Assign abstracts to sifters


March 26, 2024


A quick and dirty R function to assign abstracts to sifters.

Assign me up

I hacked together a function to assign submitted conference abstracts to sifters for assessment. At its simplest you give it two dataframes: one with a row per abstract, one with a row per sifter. You receive back a list, one element per sifter, with the abstracts they’ve been assigned.

There were several criteria that complicated things. The function:

  • tries to make assignment counts equal between sifters where possible
  • results in each abstract being assigned n times, to assure fairness in assessment
  • ensures each sifter receives a unique set of abstracts
  • prevents the sifter seeing their own abstracts, if they submitted any
  • prevents the sifter seeing abstracts by authors with the same affiliation as the sifter, if relevant
  • respects a maximum assignment ‘cap’, if the sifter has one
  • allows the user to set a maximum number of iterations to prevent infinite looping (may be possible under certain conditions)


The function itself is split into three main parts:

  1. Setup of variables and counters to be used in the iterations.
  2. A repeat loop that will keep assigning abstracts to the set of sifters until the total abstract pool is exhausted and the various criteria are met.
  3. Within the repeat loop, a for loop that iterates over each sifter to assign them an abstract from their pool of viable abstracts.

Within the for loop are three main steps:

  1. Find the pool of abstracts available to the sifter given various criteria (if any).
  2. Select randomly an abstract from the pool and assign it to the sifter.
  3. Increment the assignment counter for the selected abstract.

The for loop will go to the next sifter if the pool of abstracts for the current sifter is zero. The repeat loop will break if all of the abstracts have been assigned n number of times, according to the assignment_cap argument. It will also break if the number of iterations given by max_iterations has been met.


The function was developed quickly, is not optimised, is not fully tested and has no defensive programming. But it fulfilled the requirements for the task. I’m recording it here for posterity.

I’ve added some comments and tried to make variable names informative. The abstracts_df and sifters_df inputs are dataframes that have columns for the name and affiliation, along with a maximum-assignment cap column in the sifters_df.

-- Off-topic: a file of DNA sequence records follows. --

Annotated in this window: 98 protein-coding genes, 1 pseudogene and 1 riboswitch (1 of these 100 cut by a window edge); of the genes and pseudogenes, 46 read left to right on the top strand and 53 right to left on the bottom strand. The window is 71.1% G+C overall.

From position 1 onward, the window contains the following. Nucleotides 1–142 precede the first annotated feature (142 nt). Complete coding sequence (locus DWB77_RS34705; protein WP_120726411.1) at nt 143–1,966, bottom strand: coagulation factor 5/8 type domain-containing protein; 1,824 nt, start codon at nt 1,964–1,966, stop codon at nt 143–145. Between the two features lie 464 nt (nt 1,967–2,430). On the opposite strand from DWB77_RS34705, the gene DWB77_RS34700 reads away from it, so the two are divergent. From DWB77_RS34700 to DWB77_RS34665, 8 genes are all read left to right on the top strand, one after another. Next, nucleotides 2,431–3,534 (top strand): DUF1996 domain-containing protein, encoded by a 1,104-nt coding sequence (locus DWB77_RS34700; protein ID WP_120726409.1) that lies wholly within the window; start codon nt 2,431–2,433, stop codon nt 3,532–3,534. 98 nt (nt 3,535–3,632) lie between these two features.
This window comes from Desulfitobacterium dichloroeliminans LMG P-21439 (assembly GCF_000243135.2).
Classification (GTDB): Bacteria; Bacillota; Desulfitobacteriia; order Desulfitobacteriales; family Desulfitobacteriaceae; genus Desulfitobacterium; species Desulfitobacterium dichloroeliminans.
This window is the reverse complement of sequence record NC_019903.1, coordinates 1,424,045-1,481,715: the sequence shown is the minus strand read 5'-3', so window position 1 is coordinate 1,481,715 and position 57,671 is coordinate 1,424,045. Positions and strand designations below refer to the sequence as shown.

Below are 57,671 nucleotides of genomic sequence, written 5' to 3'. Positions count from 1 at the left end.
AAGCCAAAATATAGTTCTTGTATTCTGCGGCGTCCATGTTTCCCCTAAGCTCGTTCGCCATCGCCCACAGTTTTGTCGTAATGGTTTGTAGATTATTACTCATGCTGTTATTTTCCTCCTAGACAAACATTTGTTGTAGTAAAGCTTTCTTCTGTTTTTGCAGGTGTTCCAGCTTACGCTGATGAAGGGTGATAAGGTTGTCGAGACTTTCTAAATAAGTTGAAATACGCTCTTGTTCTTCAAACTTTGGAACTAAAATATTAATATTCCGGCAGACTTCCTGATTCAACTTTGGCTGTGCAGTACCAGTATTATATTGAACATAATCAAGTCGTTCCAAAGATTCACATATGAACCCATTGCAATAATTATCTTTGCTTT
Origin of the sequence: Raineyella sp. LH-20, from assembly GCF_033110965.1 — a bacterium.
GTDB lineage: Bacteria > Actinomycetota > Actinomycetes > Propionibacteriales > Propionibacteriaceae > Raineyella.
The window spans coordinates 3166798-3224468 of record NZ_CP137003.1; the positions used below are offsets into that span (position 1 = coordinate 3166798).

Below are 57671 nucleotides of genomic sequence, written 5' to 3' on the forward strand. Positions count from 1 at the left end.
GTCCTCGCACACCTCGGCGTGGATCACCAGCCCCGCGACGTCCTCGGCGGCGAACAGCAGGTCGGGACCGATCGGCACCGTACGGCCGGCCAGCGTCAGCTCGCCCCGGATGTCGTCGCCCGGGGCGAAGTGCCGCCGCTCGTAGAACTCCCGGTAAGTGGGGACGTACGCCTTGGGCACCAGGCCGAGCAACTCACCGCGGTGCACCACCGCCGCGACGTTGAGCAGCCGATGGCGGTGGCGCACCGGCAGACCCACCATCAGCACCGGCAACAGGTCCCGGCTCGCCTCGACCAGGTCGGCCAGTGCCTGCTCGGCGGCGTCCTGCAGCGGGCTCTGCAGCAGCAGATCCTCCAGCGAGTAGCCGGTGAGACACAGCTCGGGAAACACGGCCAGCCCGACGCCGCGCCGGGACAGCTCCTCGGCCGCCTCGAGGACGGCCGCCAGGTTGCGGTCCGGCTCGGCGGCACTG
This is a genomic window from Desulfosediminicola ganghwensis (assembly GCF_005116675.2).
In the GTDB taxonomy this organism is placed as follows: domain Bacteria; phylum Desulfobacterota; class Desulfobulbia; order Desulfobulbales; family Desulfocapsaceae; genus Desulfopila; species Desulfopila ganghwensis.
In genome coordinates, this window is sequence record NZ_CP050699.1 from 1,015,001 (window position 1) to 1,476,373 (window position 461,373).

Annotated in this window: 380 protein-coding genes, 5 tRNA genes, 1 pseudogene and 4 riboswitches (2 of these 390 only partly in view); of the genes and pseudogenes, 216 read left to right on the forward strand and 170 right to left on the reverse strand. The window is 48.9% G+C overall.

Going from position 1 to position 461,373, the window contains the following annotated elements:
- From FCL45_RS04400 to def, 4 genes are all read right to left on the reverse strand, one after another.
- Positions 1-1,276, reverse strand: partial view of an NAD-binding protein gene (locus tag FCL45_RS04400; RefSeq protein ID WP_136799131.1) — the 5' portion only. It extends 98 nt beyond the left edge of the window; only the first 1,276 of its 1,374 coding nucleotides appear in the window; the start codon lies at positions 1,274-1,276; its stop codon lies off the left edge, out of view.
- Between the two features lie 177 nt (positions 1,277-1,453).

assign_abstracts <- function(
    assignment_cap = 2, 
    max_iterations = 1000
) {
  # Set up named vectors
  abstracts <- with(abstracts_df, setNames(affiliation, name))
  sifters <- with(sifters_df, setNames(affiliation, name))
  sifter_caps <- with(sifters_df, setNames(cap, name))
  sifter_caps <- sifter_caps[!]
  # Set up starting variables
  n_abstracts <- length(abstracts)
  seq_abstracts <- seq_len(n_abstracts)
  sifter_assignments <- setNames(vector("list", length(sifters)), names(sifters))
  assignment_counts <- rep(0, n_abstracts)
  iter <- 0
  repeat {
    for (name in names(sifter_assignments)) {
      # 1. Find the pool of abstracts available to this sifter (if any)
      # a. Check if sifter cap has been met
      sifter_has_cap <- name %in% names(sifter_caps)
      if (sifter_has_cap) {
        sifter_cap <- sifter_caps[[name]]
        sifter_assignment_count <- length(sifter_assignments[[name]])
      if (sifter_has_cap && sifter_assignment_count == sifter_cap) next
      # b. Add abstracts to pool if they have <n assignments
      abstracts_under_cap <- which(assignment_counts < assignment_cap)
      if (length(abstracts_under_cap) == 0) next
      # c. Remove abstracts that are already assigned to this sifter
      already_assigned_to_sifter <- sifter_assignments[[name]]
      abstracts_available <- 
        abstracts_under_cap[!abstracts_under_cap %in% already_assigned_to_sifter]
      if (length(abstracts_available) == 0) next
      # d. Remove abstracts by the named sifter
      abstracts_by_sifter <- which(name == names(abstracts[abstracts_available]))
      if (length(abstracts_by_sifter) > 0) {
        abstracts_available <- abstracts_available[-abstracts_by_sifter]
      if (length(abstracts_available) == 0) next
      # e. Remove abstracts with the same affiliation as the sifter
      sifter_affiliation <- unname(sifters[name])
      abstracts_by_same_affiliation <- 
        which(sifter_affiliation == unname(abstracts[abstracts_available]))
      if (length(abstracts_by_same_affiliation) > 0) {
        abstracts_available <- 
      if (length(abstracts_available) == 0) next
      # 2. Select randomly from pool and assign to sifter
      abstract_selected <- .resample(abstracts_available, 1)
      sifter_assignments[[name]] <- 
        c(sifter_assignments[[name]], abstract_selected)
      # 3. Increment count for sampled abstract
      assignment_counts[abstract_selected] <- 
        assignment_counts[abstract_selected] + 1